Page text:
Every parent who ever experienced their baby having colic knows this horror. For the last couple of weeks we had almost sleepless nights because our daughter was crying 4-6 hours a night. I thought that this is impossible but it seems that when a baby is in pain she just would not go to sleep. According to our pediatrician the most possible reason behind this was colic. I’ve heard a lot about colicy babies and read a lot about this condition but up till now we were unaffected. Unfortunately about three weeks ago my daughter got really colicy.
I initially thought that she might got allergic to something and started to eliminate various foods from my diet. After substantially reducing the pool of foodstuffs I eat we came to a conclusion that it had to be something else. We went to see our doctor.
What to do?
Once we discovered it was probably the colic we started doing soothing massages and paid particular attention to her being burped after each feeding. We were also advised to change bottles. The Tommee Tippee bottles we used until than were great but might have not efficiently prevent air bubble swallowing.
What bottles to use for colicy babies?
It seems like there are several great bottles on the market that can substantially reduce occurrence of colic. They have special air vents that minimize creation of vacuum inside the bottle. By far the most advanced anti-colic system can be found in Dr Brown’s bottles. They feature a special straw like system inside a bottle that transport the air from the outside to the inside of the bottle and thus equalize air pressure. You can find more about Dr Brown bottles in here: Top 10 Best Bottles for Breastfed Babies. You can also find some useful tips about choosing a right nipple for babies who are majorly breastfed.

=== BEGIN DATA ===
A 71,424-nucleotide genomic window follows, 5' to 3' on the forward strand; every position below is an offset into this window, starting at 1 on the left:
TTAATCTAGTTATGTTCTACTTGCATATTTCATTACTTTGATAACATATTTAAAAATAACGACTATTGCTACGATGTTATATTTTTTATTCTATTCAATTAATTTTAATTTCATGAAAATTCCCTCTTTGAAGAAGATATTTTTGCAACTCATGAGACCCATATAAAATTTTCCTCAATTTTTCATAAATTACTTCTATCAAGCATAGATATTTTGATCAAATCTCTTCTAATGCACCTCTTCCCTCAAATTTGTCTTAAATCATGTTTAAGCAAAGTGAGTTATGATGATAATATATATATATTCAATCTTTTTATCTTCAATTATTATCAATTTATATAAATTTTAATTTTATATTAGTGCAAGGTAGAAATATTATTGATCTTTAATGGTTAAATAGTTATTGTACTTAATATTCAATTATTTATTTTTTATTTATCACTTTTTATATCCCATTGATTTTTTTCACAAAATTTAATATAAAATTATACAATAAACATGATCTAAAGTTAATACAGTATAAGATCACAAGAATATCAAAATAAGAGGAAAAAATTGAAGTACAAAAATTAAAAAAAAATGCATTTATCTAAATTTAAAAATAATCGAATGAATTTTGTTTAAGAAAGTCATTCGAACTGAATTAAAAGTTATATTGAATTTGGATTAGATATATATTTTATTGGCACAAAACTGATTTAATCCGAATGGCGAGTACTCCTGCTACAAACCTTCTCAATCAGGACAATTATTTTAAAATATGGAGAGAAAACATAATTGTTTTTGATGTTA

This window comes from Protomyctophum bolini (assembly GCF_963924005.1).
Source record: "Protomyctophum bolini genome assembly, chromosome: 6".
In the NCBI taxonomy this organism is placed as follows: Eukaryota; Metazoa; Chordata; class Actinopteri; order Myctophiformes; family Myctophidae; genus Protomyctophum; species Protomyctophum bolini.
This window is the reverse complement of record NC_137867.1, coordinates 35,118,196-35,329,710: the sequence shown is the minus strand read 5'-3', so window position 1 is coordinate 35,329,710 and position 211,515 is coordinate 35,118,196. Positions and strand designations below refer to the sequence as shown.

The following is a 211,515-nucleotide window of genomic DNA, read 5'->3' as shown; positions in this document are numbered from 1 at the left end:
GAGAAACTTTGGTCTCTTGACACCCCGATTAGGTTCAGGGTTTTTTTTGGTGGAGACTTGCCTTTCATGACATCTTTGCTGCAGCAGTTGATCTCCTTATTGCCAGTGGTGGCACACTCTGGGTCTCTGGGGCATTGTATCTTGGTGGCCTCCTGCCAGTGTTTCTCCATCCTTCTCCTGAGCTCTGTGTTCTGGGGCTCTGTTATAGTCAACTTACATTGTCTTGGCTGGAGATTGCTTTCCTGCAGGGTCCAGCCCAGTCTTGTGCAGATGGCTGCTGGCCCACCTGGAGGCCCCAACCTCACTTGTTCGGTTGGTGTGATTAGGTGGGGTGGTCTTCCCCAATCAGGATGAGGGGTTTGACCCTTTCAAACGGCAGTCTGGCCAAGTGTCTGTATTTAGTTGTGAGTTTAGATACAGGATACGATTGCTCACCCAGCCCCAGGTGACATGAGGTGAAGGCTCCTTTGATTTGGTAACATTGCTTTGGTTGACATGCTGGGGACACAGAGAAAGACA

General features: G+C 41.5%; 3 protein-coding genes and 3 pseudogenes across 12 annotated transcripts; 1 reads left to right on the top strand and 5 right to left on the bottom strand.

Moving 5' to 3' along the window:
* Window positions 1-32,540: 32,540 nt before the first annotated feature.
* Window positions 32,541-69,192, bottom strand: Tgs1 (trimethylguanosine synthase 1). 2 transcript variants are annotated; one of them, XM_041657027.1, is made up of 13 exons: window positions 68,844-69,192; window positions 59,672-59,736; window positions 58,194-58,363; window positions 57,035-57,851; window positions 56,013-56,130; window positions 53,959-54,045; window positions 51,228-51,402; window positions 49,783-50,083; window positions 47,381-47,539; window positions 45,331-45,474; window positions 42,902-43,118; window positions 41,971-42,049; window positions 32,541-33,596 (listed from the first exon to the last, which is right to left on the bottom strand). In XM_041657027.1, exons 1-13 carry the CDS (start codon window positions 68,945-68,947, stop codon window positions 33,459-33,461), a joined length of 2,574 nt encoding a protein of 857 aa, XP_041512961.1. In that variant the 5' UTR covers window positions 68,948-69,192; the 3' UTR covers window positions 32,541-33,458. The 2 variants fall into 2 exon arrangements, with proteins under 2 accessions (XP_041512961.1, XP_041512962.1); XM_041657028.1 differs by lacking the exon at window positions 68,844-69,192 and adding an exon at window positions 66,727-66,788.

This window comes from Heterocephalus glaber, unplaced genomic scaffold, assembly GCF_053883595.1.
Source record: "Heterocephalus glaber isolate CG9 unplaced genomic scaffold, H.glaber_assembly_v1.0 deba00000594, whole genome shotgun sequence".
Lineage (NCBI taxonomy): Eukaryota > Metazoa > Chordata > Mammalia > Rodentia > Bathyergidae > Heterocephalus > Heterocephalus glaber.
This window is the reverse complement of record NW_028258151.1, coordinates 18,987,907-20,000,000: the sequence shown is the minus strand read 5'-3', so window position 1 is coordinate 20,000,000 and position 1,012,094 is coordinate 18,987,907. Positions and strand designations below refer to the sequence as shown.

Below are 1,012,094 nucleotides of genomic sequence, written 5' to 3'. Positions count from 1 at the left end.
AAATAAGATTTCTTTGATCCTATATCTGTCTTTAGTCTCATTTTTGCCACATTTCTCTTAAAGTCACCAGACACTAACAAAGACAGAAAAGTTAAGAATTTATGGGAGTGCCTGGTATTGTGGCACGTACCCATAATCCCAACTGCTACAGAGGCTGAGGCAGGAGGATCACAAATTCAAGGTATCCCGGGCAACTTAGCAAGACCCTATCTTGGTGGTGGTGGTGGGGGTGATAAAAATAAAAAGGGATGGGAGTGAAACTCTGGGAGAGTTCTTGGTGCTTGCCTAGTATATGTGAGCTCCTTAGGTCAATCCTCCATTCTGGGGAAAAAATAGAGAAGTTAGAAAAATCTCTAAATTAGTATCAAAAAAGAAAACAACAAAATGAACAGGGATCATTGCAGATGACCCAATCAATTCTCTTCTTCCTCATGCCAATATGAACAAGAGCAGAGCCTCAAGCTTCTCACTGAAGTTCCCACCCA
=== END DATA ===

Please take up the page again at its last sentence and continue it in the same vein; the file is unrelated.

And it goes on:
Did it help?
There are no clear reasons why a baby may develop colic nor 100% sure remedies. We did our best to help her (and ourselves) and eventually got things under control. About two days after we switched to dr Brown’s bottles her symptoms significantly lessened. This might or might not be a coincidence but we decided to stay with these bottles, at least for now.